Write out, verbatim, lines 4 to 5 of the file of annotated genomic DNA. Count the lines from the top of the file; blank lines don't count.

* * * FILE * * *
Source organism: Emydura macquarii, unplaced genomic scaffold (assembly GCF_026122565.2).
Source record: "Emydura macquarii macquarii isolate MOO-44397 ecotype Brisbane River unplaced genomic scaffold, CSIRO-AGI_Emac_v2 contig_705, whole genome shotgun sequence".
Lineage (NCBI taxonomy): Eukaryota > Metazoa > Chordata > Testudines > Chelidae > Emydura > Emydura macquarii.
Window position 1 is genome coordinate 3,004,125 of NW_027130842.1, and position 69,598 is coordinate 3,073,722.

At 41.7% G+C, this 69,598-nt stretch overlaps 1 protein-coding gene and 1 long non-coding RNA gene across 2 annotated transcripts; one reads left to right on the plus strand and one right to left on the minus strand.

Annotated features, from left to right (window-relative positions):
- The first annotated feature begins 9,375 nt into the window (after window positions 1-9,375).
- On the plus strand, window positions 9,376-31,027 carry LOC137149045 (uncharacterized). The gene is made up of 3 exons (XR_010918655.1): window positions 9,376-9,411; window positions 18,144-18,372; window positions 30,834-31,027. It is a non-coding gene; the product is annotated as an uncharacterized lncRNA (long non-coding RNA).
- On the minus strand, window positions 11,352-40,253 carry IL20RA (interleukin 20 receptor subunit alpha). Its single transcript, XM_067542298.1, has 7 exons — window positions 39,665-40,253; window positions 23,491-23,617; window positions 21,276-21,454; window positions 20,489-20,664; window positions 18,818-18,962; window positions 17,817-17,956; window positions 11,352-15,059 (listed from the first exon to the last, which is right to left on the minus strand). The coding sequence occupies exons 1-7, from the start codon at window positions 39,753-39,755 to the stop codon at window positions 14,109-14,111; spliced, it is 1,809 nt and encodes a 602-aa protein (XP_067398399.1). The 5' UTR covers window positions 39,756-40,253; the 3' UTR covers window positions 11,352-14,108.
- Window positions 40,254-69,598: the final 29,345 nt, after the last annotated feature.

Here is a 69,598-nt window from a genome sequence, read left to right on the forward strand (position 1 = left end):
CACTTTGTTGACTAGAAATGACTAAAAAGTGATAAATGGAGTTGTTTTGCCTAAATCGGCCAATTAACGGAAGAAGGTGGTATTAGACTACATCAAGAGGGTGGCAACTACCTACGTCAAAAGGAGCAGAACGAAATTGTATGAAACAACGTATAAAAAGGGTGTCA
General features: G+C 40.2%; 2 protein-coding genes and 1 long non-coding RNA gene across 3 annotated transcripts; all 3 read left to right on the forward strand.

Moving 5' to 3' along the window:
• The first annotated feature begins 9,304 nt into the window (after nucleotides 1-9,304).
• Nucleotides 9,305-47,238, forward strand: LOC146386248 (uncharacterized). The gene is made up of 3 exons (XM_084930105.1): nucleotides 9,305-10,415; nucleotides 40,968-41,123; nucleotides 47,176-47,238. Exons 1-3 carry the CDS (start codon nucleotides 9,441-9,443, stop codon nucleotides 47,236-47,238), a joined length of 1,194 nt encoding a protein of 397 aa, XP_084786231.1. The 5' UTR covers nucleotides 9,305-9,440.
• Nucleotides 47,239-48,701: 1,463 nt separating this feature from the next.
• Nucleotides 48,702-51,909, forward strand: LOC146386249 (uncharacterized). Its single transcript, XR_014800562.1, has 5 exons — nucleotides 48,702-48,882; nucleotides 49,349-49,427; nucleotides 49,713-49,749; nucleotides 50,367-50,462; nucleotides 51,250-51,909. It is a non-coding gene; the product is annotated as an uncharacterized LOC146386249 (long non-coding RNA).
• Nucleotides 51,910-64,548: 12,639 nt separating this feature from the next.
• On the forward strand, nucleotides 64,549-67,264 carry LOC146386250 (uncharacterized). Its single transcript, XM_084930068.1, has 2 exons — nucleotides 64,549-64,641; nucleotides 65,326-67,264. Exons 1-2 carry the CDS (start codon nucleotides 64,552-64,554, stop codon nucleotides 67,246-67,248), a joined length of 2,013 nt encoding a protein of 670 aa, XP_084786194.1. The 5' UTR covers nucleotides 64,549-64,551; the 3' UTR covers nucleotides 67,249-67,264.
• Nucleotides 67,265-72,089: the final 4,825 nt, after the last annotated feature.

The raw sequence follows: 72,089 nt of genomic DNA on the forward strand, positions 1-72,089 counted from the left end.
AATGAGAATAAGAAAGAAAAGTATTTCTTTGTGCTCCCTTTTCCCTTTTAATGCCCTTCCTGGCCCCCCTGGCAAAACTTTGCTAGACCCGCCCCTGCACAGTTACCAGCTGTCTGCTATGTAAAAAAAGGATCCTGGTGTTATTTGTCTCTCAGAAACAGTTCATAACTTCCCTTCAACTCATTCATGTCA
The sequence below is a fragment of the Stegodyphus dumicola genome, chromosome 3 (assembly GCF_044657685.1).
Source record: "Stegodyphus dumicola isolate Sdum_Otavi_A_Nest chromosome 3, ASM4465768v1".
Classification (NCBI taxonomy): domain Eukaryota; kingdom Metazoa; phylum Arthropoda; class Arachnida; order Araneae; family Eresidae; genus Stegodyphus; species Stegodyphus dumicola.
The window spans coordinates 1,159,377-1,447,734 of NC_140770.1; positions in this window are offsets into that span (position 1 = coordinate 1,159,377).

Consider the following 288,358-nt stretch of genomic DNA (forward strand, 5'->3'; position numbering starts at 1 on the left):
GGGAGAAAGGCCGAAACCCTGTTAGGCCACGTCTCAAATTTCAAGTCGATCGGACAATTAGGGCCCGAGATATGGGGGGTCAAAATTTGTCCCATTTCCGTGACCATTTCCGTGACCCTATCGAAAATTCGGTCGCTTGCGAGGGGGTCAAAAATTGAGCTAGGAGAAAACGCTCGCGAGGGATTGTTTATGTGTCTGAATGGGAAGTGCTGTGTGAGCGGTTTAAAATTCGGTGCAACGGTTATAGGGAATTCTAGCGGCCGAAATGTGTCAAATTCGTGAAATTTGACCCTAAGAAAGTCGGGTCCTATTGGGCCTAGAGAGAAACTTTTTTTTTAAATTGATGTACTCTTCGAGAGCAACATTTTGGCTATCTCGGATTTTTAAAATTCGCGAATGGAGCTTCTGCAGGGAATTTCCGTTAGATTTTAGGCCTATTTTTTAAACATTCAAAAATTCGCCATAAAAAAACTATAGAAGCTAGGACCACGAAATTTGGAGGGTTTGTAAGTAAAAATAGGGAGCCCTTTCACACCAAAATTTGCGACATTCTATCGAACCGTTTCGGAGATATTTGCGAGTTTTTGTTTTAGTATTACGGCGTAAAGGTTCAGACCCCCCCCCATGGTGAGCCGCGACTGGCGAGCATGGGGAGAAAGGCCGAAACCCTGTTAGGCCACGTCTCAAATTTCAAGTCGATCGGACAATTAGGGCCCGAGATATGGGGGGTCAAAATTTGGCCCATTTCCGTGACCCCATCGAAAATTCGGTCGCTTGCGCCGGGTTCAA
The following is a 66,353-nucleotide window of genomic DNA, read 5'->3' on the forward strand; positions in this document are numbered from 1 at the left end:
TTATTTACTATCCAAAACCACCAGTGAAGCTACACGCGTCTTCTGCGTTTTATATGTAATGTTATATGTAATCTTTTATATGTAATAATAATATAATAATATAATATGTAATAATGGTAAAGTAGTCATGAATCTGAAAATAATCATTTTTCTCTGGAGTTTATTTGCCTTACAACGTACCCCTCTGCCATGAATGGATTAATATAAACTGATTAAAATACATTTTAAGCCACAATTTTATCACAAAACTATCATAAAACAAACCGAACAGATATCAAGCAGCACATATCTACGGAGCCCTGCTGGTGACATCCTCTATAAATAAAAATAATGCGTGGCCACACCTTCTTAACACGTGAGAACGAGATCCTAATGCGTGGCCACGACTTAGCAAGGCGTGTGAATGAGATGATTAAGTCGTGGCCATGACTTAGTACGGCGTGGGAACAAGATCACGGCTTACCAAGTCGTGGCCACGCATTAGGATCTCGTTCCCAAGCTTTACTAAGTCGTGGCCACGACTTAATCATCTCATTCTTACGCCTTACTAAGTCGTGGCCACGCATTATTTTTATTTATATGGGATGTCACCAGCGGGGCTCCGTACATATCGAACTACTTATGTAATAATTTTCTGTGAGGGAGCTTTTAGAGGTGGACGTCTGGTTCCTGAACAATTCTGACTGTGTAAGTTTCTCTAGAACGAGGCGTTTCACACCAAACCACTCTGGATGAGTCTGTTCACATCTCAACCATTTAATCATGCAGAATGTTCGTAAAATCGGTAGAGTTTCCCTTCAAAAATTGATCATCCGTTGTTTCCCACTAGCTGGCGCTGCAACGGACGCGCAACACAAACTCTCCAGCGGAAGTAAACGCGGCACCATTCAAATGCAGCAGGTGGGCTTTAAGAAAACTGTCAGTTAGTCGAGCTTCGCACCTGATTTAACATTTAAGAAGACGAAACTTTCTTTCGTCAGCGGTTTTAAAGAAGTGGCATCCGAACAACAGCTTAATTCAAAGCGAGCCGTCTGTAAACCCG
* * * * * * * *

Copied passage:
Window position 1 is genome coordinate 3,004,125 of NW_027130842.1, and position 69,598 is coordinate 3,073,722.

At 41.7% G+C, this 69,598-nt stretch overlaps 1 protein-coding gene and 1 long non-coding RNA gene across 2 annotated transcripts; one reads left to right on the plus strand and one right to left on the minus strand.